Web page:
How to Manage Pests
UC Pest Management Guidelines
Botrytis Crown Rot
Pathogen: Botrytis cinerea
(Reviewed 4/17, updated 4/17)
In this Guideline:
Symptoms AND SIGNS
Symptoms include a water-soaked, brownish-gray to brownish-orange, soft wet rot that occurs on the oldest leaves in contact with the soil. These old leaves are often damaged or senescent and are therefore particularly susceptible. From these leaves, the pathogen moves into the healthy parts of the lettuce plant and causes a decay of the crown. A characteristic fuzzy gray to brown growth covers diseased areas, especially basal leaf and crown tissue that is shaded and protected from drying by overlying foliage (which is why the disease is also called gray mold).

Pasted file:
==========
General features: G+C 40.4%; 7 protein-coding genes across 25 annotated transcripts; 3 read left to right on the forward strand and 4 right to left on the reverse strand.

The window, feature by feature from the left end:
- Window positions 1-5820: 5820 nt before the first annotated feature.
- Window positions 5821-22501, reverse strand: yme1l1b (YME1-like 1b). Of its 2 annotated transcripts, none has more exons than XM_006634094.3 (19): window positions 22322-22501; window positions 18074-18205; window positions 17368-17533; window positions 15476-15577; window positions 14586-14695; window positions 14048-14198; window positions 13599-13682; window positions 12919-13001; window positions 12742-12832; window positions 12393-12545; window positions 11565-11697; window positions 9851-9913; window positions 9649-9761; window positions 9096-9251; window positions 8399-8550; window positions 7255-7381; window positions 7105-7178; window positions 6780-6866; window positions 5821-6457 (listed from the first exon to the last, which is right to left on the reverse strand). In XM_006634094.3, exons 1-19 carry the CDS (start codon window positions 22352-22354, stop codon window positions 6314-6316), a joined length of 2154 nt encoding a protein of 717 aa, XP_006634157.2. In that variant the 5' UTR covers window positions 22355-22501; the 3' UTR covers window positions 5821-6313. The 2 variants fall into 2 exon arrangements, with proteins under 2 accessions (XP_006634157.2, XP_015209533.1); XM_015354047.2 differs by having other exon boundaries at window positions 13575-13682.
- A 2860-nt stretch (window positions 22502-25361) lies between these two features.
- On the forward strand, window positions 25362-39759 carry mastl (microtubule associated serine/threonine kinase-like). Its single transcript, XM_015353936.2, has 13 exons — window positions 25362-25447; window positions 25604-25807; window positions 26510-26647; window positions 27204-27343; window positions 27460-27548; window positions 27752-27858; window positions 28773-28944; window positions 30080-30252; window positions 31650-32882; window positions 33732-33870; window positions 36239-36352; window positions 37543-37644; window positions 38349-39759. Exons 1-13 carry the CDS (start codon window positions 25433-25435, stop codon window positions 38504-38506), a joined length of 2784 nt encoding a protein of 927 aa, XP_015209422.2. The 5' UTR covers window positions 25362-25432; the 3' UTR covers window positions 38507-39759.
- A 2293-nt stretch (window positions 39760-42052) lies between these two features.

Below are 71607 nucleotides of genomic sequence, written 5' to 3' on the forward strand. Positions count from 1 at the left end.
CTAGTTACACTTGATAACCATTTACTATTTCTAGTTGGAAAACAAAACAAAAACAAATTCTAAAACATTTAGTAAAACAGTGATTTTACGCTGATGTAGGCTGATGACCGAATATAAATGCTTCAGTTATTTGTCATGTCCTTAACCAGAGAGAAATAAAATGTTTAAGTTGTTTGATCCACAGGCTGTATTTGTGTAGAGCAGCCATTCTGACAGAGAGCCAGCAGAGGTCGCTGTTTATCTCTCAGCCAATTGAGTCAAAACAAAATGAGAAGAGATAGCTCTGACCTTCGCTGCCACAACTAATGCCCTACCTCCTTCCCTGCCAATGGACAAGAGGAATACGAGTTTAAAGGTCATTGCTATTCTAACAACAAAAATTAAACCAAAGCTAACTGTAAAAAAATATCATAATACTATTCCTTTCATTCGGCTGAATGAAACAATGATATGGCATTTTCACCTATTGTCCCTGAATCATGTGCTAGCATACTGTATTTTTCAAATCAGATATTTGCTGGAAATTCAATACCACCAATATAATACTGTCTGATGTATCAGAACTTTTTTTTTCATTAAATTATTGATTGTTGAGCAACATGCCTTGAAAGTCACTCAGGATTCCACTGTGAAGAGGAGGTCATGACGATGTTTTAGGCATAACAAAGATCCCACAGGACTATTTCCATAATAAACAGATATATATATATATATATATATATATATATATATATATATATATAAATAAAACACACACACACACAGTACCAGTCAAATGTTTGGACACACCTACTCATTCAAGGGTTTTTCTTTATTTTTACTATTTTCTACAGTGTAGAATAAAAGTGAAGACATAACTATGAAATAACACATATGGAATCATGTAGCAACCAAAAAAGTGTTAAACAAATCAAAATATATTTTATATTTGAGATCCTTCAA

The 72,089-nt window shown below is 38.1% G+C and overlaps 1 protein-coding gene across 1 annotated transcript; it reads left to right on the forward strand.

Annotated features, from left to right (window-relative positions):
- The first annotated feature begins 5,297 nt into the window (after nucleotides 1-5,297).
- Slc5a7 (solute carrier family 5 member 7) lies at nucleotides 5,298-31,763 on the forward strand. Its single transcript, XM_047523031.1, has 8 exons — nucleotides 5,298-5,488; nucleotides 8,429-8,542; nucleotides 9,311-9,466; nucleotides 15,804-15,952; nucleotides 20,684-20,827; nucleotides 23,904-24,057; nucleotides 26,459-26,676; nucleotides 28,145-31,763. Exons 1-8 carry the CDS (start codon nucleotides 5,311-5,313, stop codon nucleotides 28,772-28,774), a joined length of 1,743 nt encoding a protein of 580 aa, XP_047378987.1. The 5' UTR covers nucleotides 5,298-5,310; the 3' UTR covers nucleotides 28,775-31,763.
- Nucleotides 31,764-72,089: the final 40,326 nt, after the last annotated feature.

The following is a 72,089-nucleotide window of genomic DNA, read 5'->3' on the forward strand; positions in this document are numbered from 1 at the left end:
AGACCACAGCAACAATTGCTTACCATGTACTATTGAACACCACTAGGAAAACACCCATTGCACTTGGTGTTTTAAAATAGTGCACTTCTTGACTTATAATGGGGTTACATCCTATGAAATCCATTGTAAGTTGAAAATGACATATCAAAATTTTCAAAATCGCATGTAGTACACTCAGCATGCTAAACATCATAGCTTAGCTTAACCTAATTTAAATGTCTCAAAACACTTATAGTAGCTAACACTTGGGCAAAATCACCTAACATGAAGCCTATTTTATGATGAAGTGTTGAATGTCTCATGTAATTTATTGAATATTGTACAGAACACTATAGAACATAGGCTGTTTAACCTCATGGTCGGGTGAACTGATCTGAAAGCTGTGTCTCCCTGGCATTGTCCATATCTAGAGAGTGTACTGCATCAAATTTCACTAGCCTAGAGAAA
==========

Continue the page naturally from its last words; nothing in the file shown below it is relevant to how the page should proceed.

Flat, black sclerotia may form on infected tissues. In advanced stages of the disease, lettuce crowns can become completely rotted and entire plants will wilt and collapse. The wilting and collapsing symptoms are somewhat similar to lettuce drop and phoma basal rot. Romaine cultivars appear to be especially susceptible.
Transplanted lettuce can become infected where the stem is in contact with soil; such infections can cause the plant to be delayed in development or to collapse. Botrytis crown rot on young plants can therefore result in significant stand reduction.
Comments on the Disease
Botrytis crown rot is usually a minor disease of lettuce but can cause significant damage if field conditions are favorable for the pathogen. The risk of Botrytis crown rot damage increases with plant injury and cool, wet conditions.
To prevent botrytis crown rot:
Reduce crown rot problems by applying protectant fungicides after thinning.
UC IPM Pest Management Guidelines:
S. T. Koike, UC Cooperative Extension, Monterey County
Acknowledgment for contributions to Diseases:R. M. Davis, Plant Pathology, UC Davis